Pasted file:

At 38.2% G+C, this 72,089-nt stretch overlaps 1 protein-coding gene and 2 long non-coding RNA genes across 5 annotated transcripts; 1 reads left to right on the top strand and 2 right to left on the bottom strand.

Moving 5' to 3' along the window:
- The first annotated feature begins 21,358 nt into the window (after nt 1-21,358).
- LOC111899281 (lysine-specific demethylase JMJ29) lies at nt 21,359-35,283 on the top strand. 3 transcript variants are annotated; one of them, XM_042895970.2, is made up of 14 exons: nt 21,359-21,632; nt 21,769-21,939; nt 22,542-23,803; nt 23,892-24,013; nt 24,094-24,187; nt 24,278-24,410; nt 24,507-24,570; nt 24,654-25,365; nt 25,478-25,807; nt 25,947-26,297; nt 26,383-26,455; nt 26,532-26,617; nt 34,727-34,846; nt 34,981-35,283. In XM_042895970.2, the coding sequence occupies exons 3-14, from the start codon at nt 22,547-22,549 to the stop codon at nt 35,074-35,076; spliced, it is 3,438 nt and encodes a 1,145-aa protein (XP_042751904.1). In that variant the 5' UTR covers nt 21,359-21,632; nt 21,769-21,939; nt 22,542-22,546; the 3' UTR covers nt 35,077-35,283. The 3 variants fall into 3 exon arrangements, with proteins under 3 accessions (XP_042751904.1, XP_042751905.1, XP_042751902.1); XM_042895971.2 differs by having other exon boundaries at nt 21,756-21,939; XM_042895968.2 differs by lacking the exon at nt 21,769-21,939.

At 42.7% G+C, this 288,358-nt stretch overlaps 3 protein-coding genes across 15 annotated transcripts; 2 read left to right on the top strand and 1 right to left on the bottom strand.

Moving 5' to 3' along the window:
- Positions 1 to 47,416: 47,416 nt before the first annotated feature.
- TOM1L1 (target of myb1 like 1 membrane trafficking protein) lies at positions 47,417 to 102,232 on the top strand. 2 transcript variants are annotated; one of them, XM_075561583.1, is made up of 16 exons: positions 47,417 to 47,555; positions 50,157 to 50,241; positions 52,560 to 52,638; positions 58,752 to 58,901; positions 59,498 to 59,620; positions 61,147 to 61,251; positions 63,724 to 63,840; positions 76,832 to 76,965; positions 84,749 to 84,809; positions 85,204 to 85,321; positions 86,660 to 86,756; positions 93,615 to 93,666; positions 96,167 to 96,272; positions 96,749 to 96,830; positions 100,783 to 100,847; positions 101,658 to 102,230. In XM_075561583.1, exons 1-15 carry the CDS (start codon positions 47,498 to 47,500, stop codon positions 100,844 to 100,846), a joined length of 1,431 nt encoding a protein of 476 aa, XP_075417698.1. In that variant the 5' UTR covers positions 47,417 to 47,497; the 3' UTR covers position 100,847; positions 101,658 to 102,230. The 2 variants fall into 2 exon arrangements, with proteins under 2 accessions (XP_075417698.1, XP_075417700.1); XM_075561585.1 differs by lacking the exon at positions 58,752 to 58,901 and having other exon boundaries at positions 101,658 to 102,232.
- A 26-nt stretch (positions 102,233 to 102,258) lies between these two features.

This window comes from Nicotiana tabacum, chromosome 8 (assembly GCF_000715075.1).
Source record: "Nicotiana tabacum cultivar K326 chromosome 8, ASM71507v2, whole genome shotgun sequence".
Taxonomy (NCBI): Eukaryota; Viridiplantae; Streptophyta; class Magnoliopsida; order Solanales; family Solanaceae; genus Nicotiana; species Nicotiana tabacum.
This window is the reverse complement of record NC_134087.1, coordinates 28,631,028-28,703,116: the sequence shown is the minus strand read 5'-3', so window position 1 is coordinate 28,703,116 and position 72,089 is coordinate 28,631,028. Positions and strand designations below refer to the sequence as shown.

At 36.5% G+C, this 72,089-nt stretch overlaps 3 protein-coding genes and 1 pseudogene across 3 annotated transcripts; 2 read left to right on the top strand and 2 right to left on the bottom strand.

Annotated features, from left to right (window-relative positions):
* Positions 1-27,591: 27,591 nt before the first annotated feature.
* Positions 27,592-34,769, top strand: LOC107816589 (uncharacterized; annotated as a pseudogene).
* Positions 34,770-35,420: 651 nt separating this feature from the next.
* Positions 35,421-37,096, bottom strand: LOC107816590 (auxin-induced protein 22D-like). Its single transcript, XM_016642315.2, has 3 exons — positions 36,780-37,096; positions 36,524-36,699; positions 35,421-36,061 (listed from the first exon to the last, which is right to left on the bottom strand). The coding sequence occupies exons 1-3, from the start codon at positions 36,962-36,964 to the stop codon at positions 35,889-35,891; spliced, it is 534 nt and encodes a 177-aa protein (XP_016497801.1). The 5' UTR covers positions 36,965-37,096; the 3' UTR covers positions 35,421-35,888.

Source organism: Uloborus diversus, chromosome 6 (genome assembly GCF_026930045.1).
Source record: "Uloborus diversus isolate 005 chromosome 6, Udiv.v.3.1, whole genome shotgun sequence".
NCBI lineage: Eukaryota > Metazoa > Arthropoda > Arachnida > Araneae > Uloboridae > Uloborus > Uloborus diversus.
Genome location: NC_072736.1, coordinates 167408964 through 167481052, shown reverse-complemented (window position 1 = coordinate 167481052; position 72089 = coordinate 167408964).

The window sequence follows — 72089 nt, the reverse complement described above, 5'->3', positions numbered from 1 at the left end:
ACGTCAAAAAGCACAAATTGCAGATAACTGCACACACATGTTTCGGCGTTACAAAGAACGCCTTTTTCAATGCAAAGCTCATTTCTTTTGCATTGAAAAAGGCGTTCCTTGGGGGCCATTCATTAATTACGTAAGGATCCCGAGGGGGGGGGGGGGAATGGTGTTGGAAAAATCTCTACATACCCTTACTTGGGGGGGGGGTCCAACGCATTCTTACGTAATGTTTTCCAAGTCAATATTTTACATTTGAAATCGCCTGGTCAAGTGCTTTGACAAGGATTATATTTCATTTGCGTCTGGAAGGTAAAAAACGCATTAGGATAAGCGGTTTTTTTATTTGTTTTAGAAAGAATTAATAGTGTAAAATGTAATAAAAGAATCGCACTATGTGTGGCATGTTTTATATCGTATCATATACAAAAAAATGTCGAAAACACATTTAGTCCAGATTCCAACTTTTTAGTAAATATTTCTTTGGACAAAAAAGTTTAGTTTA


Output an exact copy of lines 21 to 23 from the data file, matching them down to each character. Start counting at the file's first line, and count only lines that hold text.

Source record: "Uloborus diversus isolate 005 chromosome 6, Udiv.v.3.1, whole genome shotgun sequence".
NCBI lineage: Eukaryota > Metazoa > Arthropoda > Arachnida > Araneae > Uloboridae > Uloborus > Uloborus diversus.
Genome location: NC_072736.1, coordinates 167408964 through 167481052, shown reverse-complemented (window position 1 = coordinate 167481052; position 72089 = coordinate 167408964).